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SWSW Graduate Conference Adds Variety of Southern Perspectives to 25th Annual Event

By Carson McKinney
Hottytoddy.com intern
cqmckinn@go.olemiss.edu

The annual Southern Writers/Southern Writing Graduate Conference provides graduate students a space to share a variety of works reflecting many different aspects of the South. The conference, that begins Thursday, July 18 and continues through July 20, is celebrating its 25th year and will be held at various locations on campus and on the Square. 

A panel of last year’s SWSW panel discusses “Queering the South” featuring Katherine Howell, Austin Svedjan, and Chloe McCrea.

While classic names in Southern literature like William Faulkner, Eudora Welty and Carson McCullers will be discussed, 5th year Ph.D. program student and SWSW Chair Laura Wilson also brought in a variety of speakers to discuss southern diversity and further the fields of English and Southern Studies.

“We’ve got ecology, Southern Gothic, gender, memory and the queer south and African American experience to show the South isn’t a one-trick pony,” Wilson said. “People come to the South or Mississippi with a lot of preconceived notions as to what to expect: the hoop skirts, the magnolias, the southern belles, the colonels. The conference is a really nice way to showcase what graduate students in this field of study are doing and paving the way for the future of Southern Studies.”

A joint venture between the Ole Miss English and Southern Studies departments and sponsored by the Graduate School, College of Liberal Arts, Department of Writing and Rhetoric and the Division of Outreach, SWSW was founded by Peter Froehlich, a former graduate student and English instructor at Ole Miss, in 1994. On an SWSW Facebook post, Froehlich said “I can’t believe our little baby is turning 25.”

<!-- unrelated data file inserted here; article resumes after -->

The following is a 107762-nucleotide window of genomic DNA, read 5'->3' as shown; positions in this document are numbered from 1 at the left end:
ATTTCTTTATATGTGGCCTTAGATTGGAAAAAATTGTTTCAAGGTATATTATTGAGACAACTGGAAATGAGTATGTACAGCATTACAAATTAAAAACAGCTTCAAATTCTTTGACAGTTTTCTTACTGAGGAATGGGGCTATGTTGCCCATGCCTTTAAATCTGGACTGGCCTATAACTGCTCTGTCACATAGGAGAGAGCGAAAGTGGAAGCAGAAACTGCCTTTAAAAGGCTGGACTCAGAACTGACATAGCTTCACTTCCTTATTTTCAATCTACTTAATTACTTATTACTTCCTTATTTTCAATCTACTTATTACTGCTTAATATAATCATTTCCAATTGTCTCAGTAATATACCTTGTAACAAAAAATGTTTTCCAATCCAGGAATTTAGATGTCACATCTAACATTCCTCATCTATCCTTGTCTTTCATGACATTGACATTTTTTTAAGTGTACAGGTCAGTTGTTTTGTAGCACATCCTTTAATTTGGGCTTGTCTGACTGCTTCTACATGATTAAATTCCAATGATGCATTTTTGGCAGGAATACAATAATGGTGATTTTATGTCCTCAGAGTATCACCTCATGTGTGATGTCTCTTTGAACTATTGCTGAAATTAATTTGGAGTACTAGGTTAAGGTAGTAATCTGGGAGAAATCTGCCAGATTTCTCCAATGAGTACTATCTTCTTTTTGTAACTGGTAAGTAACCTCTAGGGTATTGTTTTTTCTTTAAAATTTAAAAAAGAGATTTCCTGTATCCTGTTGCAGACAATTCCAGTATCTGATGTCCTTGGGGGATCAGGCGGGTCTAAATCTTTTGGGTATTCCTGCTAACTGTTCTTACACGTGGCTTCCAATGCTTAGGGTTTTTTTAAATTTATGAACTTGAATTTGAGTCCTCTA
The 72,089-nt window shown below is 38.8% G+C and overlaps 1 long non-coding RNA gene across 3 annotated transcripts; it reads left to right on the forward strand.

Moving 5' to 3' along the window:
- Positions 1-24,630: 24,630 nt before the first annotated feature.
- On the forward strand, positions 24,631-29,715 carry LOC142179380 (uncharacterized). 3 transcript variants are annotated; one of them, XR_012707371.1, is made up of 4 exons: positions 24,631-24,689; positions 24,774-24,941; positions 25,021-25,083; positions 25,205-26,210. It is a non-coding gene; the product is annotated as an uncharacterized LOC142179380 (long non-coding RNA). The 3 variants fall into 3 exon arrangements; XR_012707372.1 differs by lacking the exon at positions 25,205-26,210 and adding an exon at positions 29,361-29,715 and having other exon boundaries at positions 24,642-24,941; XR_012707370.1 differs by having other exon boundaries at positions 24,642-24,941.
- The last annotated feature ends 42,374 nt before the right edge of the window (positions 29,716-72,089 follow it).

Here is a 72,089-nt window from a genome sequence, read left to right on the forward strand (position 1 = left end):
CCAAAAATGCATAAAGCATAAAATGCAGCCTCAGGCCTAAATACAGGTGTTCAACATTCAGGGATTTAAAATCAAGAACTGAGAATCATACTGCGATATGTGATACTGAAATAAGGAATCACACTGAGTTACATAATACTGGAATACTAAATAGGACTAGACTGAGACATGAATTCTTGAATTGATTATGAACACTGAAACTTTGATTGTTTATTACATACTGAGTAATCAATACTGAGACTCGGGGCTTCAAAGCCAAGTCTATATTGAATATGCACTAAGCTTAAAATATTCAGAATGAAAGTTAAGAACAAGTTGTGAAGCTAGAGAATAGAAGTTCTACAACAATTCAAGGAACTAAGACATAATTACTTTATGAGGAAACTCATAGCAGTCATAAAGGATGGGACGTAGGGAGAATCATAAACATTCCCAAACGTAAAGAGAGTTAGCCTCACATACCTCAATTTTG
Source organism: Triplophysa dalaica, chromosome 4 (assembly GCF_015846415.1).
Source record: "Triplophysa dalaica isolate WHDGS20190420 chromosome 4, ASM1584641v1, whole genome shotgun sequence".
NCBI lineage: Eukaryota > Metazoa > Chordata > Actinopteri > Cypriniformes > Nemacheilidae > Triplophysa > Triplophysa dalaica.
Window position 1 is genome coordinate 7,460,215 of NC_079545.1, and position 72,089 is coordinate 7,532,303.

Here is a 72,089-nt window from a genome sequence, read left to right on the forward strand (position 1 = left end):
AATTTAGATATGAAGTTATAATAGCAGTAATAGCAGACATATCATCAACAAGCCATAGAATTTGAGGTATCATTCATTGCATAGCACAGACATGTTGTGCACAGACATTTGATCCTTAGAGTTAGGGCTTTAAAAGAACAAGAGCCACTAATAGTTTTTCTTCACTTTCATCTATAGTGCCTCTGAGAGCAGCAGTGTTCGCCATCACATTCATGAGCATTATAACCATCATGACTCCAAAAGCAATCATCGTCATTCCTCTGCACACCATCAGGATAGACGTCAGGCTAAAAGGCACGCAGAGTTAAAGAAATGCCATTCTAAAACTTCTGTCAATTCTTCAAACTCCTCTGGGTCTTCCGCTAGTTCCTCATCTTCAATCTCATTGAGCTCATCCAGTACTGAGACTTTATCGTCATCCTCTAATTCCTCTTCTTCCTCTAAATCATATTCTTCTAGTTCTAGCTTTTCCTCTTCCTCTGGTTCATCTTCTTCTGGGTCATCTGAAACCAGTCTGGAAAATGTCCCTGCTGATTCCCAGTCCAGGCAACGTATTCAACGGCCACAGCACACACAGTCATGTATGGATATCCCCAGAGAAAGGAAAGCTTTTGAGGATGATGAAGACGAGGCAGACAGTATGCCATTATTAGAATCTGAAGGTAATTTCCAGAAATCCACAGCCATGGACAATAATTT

Twenty-five years later, Wilson hopes to add to the legacy and include talks in related southern studies fields like history, art, videos, installations and documentaries, as well as some SWSW favorites to draw in larger audiences.

“The thing I like the most about the conference is that we’ve traditionally had a combination of critical writings, like more traditional essay forms, narratives and edited theses, followed by creative readings in the evenings,” Wilson said. “Those are nice social events that people enjoy.”

This year’s key speaker is Trudier Harris, Ph.D. from the University of Alabama. She will be presenting “South of Hell: Southern Homespaces in African American Literature” from 2:30 – 3:30 p.m. on Friday.

Jaime Harker, professor of English and director of the Sarah Isom Center for Women and Gender Studies at Ole Miss, will give a faculty presentation from 2-3 p.m. on Saturday entitled “Women’s Space, Queer Space: Landykes, Queer Contact Zones and the Creation of Queer Southern Space.”

“My presentation is drawn from the fourth chapter of my recent book, The Lesbian South: Southern Feminists, the Women in Print Movement, and the Queer Literary Canon,” Harker said. “The presentation focuses on the creation of inclusive spaces in the South, centered in activism and women’s communes, and the ways such inclusive space is depicted by a wide range of Southern lesbian writers. I will be discussing June Arnold, Alice Walker, and Sheila Ortiz Taylor in the presentation.”


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